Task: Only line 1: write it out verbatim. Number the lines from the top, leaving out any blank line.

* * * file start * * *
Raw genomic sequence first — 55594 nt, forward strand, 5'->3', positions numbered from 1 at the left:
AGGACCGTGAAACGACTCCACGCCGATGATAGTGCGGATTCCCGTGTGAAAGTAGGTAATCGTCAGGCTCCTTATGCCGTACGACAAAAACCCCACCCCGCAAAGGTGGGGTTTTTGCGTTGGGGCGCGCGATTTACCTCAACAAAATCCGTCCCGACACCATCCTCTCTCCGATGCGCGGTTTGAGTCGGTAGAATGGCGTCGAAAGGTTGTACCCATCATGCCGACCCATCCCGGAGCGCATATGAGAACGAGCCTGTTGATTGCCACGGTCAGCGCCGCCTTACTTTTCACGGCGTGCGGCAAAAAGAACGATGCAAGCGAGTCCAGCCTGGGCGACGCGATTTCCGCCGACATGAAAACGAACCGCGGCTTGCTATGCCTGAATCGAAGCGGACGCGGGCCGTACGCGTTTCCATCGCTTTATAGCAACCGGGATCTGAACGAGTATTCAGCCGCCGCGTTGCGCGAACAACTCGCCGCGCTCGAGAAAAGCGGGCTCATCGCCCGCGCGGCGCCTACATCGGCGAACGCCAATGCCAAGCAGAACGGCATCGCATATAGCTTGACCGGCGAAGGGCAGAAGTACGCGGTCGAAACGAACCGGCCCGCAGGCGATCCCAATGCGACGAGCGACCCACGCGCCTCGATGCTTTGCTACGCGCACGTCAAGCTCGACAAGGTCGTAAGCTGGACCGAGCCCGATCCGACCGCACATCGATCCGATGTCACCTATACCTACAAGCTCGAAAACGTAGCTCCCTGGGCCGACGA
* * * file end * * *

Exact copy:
Raw genomic sequence first — 55594 nt, forward strand, 5'->3', positions numbered from 1 at the left: